Unfortunately, Japan was pushed to their own limits yesterday when they were defeated in their following World Cup match by the mighty Scotland. But they still showed true spirit throughout the match and despite their loss, they remain a truly inspirational team. Let’s see what happens in their upcoming matches. Perhaps a little help from some kittens will do the trick…Watch out Samoa and USA!

Now for the recipe: Under the circumstances, perhaps some porridge was in order but I still wanted to make something Japanese inspired so I made some Japanese noodles with tofu and vegetables. They really hit the spot after a big run or workout.

DSC01810 (1)


Breakfast on the run

I have had a couple of weeks’ vacation from work, blogging etc. whilst on holiday in Mallorca recently and although I haven’t yet readjusted to our life at home, my teenagers’ established summer routine has already kicked in. It’s funny how quickly they can revert to their default mode of trying to sleep in until almost lunchtime but then again, why wouldn’t they when there is no beach to motivate them to get out of their beds and eat breakfast any earlier? It is more of a culture shock for me to suddenly begin a working week getting up early, having a quick bite and madly rushing out the door. It only makes me pine more for the warmer Spanish weather and lazy breakfasts al fresco eaten only days ago. Although there was that one unforgettable breakfast on the run that I hope will quickly become a distant memory…

But before relaying this saga, I must first confess that running is in my genes and as I married another runner, we tend to go running on holiday and have done so in many other countries. In Mallorca, we ran most mornings along the beautiful coastline of Port D’Alcudia, next to a never ending beach that was quiet except for the few locals working out or going for an early swim amongst the bustle of the cafes opening up. However, after meeting up with a Spanish friend who told us about a nearby natural park that he uses to train for various races, that was so amazing that he happily travelled the hour it took him to get there from his home in Palma, we knew that we had to do it.

Off we went early one morning for what we hoped would be ‘The Run’ of the holiday. But Spain was experiencing a heatwave unlike any seen for years and as the temperature would be heading again towards 37-39˚C, we knew we had to start early and come well prepared. Therefore, we both drank copious amounts of water beforehand until we were bursting and we packed an extra 2L water each and some watermelon in a cool bag for afterwards. We were so keen that we arrived at the park before it was officially open but we snuck in with a couple of locals, studied the park map and decided on doing a straightforward 11.5km loop.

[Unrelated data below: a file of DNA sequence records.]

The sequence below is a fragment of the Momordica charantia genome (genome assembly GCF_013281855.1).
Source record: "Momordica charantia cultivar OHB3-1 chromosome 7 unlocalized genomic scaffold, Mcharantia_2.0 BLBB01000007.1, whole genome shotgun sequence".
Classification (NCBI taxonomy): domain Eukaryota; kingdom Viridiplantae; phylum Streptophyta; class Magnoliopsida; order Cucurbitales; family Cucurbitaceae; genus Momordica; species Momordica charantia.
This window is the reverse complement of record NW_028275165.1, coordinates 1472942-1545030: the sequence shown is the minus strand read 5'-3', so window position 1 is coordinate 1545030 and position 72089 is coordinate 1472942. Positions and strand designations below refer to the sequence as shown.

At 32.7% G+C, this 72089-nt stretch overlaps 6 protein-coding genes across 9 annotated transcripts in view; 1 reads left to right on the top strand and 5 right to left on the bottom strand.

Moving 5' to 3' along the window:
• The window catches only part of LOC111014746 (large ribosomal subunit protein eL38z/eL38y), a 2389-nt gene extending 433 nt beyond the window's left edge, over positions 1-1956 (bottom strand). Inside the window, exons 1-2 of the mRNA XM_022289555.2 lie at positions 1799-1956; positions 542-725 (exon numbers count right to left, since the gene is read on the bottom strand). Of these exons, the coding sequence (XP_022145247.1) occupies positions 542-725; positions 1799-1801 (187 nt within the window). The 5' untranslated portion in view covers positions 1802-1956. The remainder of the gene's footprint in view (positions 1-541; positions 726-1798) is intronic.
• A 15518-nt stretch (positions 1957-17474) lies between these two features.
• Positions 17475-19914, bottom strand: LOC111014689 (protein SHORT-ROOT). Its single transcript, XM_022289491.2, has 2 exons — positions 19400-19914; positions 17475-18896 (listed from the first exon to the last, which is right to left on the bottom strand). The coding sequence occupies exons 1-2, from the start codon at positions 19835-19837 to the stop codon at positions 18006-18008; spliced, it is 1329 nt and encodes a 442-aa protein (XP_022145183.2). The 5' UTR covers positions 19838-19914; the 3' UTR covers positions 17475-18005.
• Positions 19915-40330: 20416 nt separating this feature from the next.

But we didn’t get off to the best start because as soon as we began running we were confronted by a nearby park official who told us that there was no running in the park. She explained that we could stroll, powerwalk and even cycle but as she corralled us back onto the trail she said that there was just no running. As my husband was born and brought up in Spain, this was not a case of something being lost in translation so we began our powerwalk very confused but at least down a beautiful trail, lined with trees and wildflowers. There was not another person in sight although the park was teaming with incredibly noisy wildlife as every bird and cricket competed in a sound off.  Maybe it was the din that spurred us on but we began to powerwalk faster and faster until we realised that we were running. But with no one around and with the assurance that our friend regularly ran here, we continued to run by stealth.

As the kms began to grow and it got hotter, I noticed that we had been running for some time alongside bushes of bright yellow flowers of wild fennel that was growing weed-like in every corner of soil. I couldn’t resist pinching some fennel and the overwhelming liquorice-anise scent was only matched by its taste which was incredible.

We ran on and started to stick to the shade as the heat was becoming more powerful and we were beginning to tire. Unfortunately, at this point we came to a fork in the road and with no signage to aid us we could only guess at the likely direction. We carried on for several kms until we began to pass houses with allotments and acres of fig trees. The aroma of figs was sickly sweet in the intense heat but surprisingly, the unripe fruit still clung firmly onto the branches. On we went, getting hotter, thirstier and starting to get a bit hungry. We were also getting a bit fed up as it was now obvious that we had chosen to follow the wrong trail.

We were finally forced to stop and backtrack when we came across a very angry-looking dog that was guarding a house and field where the trail narrowed. Just as we turned around I spotted a couple of very ripe figs drooping off of a branch over the road. Without thinking, I greedily snatched them as the dog started barking like mad and my husband swiftly led me away. He only told me further down the trail that as the dog was not on a lead and the gate was open, we were lucky to not be set upon. Nevertheless, it was the sweetest, juiciest fig I have ever eaten and my hands were covered in sticky syrup.